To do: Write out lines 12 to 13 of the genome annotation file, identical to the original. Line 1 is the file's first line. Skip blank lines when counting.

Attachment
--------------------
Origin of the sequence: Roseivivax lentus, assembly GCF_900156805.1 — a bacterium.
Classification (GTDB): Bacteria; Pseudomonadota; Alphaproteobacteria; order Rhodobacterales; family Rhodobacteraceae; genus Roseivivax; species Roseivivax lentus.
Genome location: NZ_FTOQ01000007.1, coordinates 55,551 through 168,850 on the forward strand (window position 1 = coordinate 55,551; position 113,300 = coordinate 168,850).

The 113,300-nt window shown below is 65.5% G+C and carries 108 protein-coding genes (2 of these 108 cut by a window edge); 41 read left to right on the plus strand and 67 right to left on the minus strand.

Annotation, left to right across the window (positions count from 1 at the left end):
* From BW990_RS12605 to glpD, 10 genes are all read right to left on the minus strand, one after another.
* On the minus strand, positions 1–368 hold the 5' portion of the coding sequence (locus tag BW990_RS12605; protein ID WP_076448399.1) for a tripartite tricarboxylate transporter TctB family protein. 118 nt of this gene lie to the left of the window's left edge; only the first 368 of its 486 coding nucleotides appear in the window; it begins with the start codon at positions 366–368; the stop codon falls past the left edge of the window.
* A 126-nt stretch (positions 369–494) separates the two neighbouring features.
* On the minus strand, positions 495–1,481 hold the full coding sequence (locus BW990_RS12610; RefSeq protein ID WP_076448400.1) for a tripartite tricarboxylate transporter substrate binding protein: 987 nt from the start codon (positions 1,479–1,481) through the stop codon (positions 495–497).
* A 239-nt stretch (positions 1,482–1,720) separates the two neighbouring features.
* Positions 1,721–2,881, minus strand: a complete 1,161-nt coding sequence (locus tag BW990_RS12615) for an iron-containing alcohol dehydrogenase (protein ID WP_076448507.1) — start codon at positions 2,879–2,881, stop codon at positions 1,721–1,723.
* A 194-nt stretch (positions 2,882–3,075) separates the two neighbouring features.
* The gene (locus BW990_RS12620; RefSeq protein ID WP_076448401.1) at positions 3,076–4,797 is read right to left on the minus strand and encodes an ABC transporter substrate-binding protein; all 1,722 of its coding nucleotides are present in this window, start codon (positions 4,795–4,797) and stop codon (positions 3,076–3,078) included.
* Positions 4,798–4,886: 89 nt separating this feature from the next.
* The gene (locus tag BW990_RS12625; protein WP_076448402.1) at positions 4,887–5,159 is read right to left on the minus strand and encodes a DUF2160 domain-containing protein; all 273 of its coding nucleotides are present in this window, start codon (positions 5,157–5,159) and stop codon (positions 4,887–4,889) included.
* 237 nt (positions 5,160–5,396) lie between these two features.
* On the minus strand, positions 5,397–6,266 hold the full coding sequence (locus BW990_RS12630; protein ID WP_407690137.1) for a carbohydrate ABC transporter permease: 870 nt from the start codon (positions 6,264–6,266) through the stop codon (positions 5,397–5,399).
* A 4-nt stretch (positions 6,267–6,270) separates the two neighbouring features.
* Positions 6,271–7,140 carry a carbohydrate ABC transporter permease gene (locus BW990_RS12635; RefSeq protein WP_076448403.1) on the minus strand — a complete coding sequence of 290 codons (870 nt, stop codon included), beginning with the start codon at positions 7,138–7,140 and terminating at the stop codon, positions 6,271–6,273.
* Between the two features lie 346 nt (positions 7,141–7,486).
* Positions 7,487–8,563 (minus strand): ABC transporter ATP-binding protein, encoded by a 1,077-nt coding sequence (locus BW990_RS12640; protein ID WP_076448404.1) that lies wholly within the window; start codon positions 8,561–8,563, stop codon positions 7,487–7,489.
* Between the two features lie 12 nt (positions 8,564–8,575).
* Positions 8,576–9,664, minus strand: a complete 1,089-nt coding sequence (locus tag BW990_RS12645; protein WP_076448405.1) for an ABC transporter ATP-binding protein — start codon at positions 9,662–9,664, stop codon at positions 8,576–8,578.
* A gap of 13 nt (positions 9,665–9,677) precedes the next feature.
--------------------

* A 194-nt stretch (positions 2,882–3,075) separates the two neighbouring features.
* The gene (locus BW990_RS12620; RefSeq protein ID WP_076448401.1) at positions 3,076–4,797 is read right to left on the minus strand and encodes an ABC transporter substrate-binding protein; all 1,722 of its coding nucleotides are present in this window, start codon (positions 4,795–4,797) and stop codon (positions 3,076–3,078) included.